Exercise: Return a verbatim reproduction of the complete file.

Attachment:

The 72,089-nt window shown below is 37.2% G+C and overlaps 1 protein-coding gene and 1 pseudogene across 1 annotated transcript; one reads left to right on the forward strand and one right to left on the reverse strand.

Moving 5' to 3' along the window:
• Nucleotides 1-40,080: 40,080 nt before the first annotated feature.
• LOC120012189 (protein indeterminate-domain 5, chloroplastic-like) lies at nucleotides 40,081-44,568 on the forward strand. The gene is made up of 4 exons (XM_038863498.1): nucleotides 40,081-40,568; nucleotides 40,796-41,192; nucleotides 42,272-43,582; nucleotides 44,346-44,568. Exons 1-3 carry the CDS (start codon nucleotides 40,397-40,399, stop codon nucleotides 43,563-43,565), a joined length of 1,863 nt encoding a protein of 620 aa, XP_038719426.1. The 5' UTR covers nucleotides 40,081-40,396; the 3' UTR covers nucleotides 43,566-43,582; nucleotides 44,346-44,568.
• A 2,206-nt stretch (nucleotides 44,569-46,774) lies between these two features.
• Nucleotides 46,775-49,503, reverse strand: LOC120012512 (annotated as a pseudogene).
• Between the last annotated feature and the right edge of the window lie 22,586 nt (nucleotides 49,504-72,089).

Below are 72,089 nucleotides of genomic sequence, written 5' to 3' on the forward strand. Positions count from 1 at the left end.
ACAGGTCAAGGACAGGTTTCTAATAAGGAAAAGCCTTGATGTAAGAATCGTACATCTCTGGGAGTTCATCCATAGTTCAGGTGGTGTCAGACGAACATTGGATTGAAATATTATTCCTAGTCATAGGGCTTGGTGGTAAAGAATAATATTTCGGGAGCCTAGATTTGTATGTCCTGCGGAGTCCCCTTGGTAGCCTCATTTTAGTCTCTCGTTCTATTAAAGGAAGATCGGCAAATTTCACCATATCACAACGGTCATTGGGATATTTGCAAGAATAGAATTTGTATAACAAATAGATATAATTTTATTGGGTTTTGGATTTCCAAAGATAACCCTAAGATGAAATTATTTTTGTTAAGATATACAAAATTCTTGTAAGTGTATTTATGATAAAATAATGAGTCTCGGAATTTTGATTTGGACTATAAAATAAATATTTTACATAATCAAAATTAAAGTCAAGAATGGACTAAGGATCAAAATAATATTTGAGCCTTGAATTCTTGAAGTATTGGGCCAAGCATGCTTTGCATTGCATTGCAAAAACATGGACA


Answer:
The 72,089-nt window shown below is 37.2% G+C and overlaps 1 protein-coding gene and 1 pseudogene across 1 annotated transcript; one reads left to right on the forward strand and one right to left on the reverse strand.

Moving 5' to 3' along the window:
• Nucleotides 1-40,080: 40,080 nt before the first annotated feature.
• LOC120012189 (protein indeterminate-domain 5, chloroplastic-like) lies at nucleotides 40,081-44,568 on the forward strand. The gene is made up of 4 exons (XM_038863498.1): nucleotides 40,081-40,568; nucleotides 40,796-41,192; nucleotides 42,272-43,582; nucleotides 44,346-44,568. Exons 1-3 carry the CDS (start codon nucleotides 40,397-40,399, stop codon nucleotides 43,563-43,565), a joined length of 1,863 nt encoding a protein of 620 aa, XP_038719426.1. The 5' UTR covers nucleotides 40,081-40,396; the 3' UTR covers nucleotides 43,566-43,582; nucleotides 44,346-44,568.
• A 2,206-nt stretch (nucleotides 44,569-46,774) lies between these two features.
• Nucleotides 46,775-49,503, reverse strand: LOC120012512 (annotated as a pseudogene).
• Between the last annotated feature and the right edge of the window lie 22,586 nt (nucleotides 49,504-72,089).

Below are 72,089 nucleotides of genomic sequence, written 5' to 3' on the forward strand. Positions count from 1 at the left end.
ACAGGTCAAGGACAGGTTTCTAATAAGGAAAAGCCTTGATGTAAGAATCGTACATCTCTGGGAGTTCATCCATAGTTCAGGTGGTGTCAGACGAACATTGGATTGAAATATTATTCCTAGTCATAGGGCTTGGTGGTAAAGAATAATATTTCGGGAGCCTAGATTTGTATGTCCTGCGGAGTCCCCTTGGTAGCCTCATTTTAGTCTCTCGTTCTATTAAAGGAAGATCGGCAAATTTCACCATATCACAACGGTCATTGGGATATTTGCAAGAATAGAATTTGTATAACAAATAGATATAATTTTATTGGGTTTTGGATTTCCAAAGATAACCCTAAGATGAAATTATTTTTGTTAAGATATACAAAATTCTTGTAAGTGTATTTATGATAAAATAATGAGTCTCGGAATTTTGATTTGGACTATAAAATAAATATTTTACATAATCAAAATTAAAGTCAAGAATGGACTAAGGATCAAAATAATATTTGAGCCTTGAATTCTTGAAGTATTGGGCCAAGCATGCTTTGCATTGCATTGCAAAAACATGGACA